DIY classroom project- Blog

This summer, I spent some of time making some classroom projects. These are some of the smaller things I worked on, but things I thought would be fun to add to our literacy and math centers.

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Letter and Number Rocks– These will be great during literacy and math centers and will allow students to show what they are learning with some hands-on materials. We can add these to sight word building, making names, showing numbers in different ways, making number lines. The possibilities are endless!

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How I made them: I found the stones at the beach. I am lucky to live near a beach that is covered in these smooth, flat rocks so I did not have to buy them. Once I cleaned them, I simply wrote the letters, numbers and dots with white paint first. Then I went over them again in bright colored paint. My last step- spray them with clear matte coat finish to keep them nice all year.

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Letter Wood Slices- Another great manipulative to add to literacy centers. I like to have a few different types so that students can mix-and-match when they are building words.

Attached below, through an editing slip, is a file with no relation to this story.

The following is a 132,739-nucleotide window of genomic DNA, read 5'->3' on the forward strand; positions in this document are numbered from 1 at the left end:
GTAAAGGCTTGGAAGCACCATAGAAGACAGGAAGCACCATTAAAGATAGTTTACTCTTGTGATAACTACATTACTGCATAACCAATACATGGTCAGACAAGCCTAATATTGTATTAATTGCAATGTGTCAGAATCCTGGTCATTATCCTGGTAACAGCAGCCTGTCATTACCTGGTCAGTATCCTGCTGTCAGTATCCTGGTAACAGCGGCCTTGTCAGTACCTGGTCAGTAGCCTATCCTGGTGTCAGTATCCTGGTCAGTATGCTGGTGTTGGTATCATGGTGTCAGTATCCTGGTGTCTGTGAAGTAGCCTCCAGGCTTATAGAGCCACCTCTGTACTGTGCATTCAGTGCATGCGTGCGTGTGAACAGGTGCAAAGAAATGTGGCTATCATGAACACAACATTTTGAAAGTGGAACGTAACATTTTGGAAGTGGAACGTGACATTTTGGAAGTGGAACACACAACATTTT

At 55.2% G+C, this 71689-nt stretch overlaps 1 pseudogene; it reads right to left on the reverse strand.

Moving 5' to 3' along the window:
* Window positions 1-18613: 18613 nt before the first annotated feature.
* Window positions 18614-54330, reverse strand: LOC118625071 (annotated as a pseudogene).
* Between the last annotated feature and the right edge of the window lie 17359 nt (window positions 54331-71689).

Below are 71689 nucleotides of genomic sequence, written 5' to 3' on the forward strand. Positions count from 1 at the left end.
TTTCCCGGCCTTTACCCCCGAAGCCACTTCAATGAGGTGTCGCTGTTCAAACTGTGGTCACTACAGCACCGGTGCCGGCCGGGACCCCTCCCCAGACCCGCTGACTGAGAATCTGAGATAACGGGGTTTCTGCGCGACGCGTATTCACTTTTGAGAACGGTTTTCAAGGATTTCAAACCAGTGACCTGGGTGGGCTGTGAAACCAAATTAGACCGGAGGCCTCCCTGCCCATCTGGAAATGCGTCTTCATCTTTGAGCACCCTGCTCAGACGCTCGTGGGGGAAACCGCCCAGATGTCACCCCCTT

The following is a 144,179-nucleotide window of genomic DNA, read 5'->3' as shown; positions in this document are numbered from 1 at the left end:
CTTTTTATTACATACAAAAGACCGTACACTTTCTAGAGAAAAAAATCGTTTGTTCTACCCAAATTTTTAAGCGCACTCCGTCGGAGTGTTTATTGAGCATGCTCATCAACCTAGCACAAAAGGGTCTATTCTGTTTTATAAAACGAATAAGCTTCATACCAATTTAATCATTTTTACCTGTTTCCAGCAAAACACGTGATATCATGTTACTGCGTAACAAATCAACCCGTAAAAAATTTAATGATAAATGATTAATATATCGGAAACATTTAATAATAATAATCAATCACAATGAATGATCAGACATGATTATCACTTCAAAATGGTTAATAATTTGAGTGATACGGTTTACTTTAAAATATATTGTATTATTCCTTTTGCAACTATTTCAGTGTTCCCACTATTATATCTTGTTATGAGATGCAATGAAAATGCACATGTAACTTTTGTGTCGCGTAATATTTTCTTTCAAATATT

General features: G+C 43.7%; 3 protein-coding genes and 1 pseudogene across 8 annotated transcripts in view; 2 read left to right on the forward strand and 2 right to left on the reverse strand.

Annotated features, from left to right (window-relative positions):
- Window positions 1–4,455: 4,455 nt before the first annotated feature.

How I made them: The process is exactly the same as the rocks. I had these wood slices that I bought from a store a few years ago, so I wrote the letters with white paint and went over them again with the bright colors. I do the white first so that the letter really pops. If you just use the colored paint, without the white base, the color is not as vibrant.

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Story Stones- I love having these out during literacy centers, during small world play, at the block center. They can go anywhere and give students a chance to add story elements to their play. They help work on character and setting, and help students create their own stories with these different elements. I will add more story stones as the year goes on, I love making them!

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How I made them: I also found these rocks at the beach, I cleaned them to make sure there was no sand left on them. Then I went on Pinterest to find lots of inspiration. I can draw from examples, but not when I have to come up with my own pictures. Then I drew each of the pictures in white paint first. I tried doing it without this step, but the images did not look very nice. It’s worth it to do this extra step. Then I painted all the colors, and added clear coat to set everything.

Note: This is the clear coat spray that I used, you could find any finishing spray at the craft store.

Stay tuned for some more DIY projects for the classroom. I have some awesome car tracks and colored blocks for the building center that I am excited to show you in some posts coming up.